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Research Investigator Responsibilities

The  IRB holds the PI responsible for the overall management of an approved  study.  Management of the study  encompasses the ethical, technical, administrative, and fiscal elements of a project.  The PI may delegate certain tasks, but retains ultimate responsibility and accountability.  Principal investigators are required to:

Acknowledge and accept their responsibility for protecting the rights and welfare of human research participants, including the equitable selection of research participants, ensuring that risks to participants are minimized, and that the risks are reasonable in relation to anticipated benefits,

Fulfill the training requirement for the protection of human participants in research (CITI on-line training modules, www.citiprogram.org), and to understand the ethical standards and regulatory requirements governing research activities with human participants,

Supervise all study personnel and ensure that all personnel abide by the ethical principals of respect for persons, beneficence and justice, as outlined in the Belmont Report,

Ensure that all study personnel are knowledgeable of, and conduct the study in accordance with the approved protocol (including approved amendments),

Ensure that all research activities have IRB approval and other approvals required by the institution before human participants are involved, and implement the research activity as it was approved by the IRB,

Report any real or potential conflicts of interests of the PI or any study personnel in compliance with conflict of interest policies and management plans,

Obtain informed consent from participants before participants are involved in the research, and document consent as approved by the IRB.  A copy of the IRB-approved informed consent document must be used.  Participants must be provided with a copy of the form after it has been signed, unless the IRB has specifically waived this requirement.  Documented evidence of informed consent of the participants or their legally authorized representative is to be retained in a manner approved by the IRB.  The consent process involves two required elements: 1) a discussion of the study by the person obtaining consent and the participants, and 2) an opportunity for participants to read the consent form.  Please note that it is never appropriate to forgo the discussion, even if participants will then read the consent form.  Participants must be given the opportunity to have the consent form read to them if they have difficulty reading,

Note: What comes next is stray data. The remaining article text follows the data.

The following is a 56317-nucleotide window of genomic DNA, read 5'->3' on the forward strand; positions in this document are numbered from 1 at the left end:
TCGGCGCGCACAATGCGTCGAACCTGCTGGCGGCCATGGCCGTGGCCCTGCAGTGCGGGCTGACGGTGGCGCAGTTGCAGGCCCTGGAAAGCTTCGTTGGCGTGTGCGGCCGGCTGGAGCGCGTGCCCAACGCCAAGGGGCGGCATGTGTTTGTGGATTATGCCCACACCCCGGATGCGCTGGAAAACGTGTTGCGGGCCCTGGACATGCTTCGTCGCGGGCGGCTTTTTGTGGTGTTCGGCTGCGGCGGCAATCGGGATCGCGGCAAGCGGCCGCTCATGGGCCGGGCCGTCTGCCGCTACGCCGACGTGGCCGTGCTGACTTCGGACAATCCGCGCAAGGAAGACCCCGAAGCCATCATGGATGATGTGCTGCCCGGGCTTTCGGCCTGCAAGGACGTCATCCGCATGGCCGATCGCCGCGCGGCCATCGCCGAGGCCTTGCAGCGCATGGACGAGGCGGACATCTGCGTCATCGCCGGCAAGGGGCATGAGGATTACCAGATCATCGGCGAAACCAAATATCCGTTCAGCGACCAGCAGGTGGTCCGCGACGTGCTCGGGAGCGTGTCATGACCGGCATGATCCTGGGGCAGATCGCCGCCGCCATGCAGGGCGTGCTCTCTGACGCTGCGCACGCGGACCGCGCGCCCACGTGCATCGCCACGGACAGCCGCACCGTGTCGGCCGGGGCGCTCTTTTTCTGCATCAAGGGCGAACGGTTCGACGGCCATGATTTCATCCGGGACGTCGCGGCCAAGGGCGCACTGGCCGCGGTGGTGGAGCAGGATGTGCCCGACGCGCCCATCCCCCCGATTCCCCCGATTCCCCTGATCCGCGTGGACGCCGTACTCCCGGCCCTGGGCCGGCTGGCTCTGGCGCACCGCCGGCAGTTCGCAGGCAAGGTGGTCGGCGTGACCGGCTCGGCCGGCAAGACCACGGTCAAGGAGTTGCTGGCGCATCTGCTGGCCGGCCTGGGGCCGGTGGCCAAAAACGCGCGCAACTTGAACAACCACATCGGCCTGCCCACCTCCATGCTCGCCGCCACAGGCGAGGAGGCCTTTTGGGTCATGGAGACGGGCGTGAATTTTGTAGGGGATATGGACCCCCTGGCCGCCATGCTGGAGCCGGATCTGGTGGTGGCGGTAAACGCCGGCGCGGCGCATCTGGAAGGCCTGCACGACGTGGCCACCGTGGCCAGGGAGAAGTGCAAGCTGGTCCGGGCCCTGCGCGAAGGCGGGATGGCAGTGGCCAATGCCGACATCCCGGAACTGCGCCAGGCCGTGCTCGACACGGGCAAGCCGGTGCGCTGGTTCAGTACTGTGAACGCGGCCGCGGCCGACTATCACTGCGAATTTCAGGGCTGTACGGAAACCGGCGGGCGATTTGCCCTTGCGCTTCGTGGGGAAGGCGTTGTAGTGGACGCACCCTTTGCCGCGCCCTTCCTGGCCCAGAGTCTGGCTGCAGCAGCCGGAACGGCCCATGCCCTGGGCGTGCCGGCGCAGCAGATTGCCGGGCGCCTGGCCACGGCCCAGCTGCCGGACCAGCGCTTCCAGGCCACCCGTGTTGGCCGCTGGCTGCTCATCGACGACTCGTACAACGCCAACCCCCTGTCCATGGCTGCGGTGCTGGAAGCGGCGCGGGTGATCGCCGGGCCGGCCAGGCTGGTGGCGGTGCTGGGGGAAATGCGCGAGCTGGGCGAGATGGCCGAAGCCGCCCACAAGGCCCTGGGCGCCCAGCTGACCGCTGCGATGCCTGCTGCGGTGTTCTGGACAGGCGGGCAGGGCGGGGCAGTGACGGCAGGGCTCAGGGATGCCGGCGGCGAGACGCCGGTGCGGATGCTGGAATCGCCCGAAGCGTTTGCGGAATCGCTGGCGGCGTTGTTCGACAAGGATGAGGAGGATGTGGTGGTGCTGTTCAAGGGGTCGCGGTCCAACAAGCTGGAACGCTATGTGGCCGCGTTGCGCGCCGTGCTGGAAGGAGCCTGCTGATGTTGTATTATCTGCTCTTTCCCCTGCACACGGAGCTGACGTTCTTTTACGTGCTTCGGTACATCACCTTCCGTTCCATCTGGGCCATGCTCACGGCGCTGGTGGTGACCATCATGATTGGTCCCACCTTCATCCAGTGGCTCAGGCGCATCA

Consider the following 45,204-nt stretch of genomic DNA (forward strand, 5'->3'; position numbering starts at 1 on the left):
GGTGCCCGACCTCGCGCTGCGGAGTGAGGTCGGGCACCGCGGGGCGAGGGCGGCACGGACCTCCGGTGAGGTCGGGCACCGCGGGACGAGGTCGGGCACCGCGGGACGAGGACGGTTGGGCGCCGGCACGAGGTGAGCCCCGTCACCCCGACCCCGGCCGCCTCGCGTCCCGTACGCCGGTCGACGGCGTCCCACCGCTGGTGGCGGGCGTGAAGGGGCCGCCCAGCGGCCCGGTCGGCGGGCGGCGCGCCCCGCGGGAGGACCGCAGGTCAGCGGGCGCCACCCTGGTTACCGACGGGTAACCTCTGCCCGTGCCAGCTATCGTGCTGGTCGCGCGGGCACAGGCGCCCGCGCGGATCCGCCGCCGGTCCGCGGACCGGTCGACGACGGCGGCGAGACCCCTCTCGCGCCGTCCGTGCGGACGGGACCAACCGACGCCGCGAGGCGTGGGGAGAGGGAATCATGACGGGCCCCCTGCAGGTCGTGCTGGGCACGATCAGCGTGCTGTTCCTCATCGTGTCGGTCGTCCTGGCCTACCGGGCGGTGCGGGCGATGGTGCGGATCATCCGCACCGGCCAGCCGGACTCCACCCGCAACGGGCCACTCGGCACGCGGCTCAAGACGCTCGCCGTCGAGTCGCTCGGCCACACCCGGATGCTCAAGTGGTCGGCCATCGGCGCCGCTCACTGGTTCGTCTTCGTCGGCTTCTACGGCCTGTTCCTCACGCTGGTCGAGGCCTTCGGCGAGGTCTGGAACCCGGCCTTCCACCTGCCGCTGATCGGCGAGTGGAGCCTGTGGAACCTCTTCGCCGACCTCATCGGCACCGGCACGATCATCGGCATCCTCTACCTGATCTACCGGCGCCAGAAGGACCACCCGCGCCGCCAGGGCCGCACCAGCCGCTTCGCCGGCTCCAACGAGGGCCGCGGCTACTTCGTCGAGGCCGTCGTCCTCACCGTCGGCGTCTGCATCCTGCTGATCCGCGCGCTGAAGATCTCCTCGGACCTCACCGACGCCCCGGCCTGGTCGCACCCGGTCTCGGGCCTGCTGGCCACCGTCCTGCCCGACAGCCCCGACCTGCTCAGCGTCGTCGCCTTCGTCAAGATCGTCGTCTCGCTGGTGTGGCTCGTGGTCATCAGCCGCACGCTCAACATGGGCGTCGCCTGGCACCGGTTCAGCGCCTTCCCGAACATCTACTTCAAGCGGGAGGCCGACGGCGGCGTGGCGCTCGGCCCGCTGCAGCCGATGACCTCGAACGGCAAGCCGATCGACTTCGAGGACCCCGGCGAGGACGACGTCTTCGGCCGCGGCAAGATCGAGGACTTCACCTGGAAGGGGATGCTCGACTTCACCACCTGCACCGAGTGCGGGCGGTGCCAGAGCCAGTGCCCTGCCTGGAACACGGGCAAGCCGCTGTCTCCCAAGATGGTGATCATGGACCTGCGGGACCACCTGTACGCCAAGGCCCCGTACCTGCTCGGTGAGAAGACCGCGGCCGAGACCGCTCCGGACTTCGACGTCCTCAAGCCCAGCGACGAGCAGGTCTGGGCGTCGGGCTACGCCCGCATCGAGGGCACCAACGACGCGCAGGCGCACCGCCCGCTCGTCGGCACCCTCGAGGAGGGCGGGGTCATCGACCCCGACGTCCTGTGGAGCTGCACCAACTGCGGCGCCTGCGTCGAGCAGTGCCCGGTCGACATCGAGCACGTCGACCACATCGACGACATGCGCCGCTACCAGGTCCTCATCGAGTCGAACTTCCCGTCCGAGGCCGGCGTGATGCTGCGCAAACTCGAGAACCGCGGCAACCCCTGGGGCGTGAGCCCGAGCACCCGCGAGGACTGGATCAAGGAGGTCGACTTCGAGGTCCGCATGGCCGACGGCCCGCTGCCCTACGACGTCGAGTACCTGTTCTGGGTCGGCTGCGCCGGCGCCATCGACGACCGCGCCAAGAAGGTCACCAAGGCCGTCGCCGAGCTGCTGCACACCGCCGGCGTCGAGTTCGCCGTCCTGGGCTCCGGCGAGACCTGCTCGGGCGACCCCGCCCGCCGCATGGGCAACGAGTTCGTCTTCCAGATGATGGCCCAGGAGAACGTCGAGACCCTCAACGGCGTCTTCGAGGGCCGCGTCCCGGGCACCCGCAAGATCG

Maintain written records of IRB reviews, decisions, research records and informed consent documents,

Obtain IRB approval for and notify the sponsor (if applicable) of any proposed change to the research protocol prior to its implementation, except when necessary to eliminate apparent immediate hazards to the participants,

Obtain re-approval by reporting progress of approved research to the IRB, in the manner prescribed by the IRB, but not less than once per year,

Promptly report to the IRB any adverse events, protocol deviations or other unanticipated problems involving risks to participants or others.  PIs should not undertake any action with an external funding agency regarding an unanticipated problem or noncompliance without first contacting the IRB Chair, the AVPR or the ADRC in order to determine the correct course of action,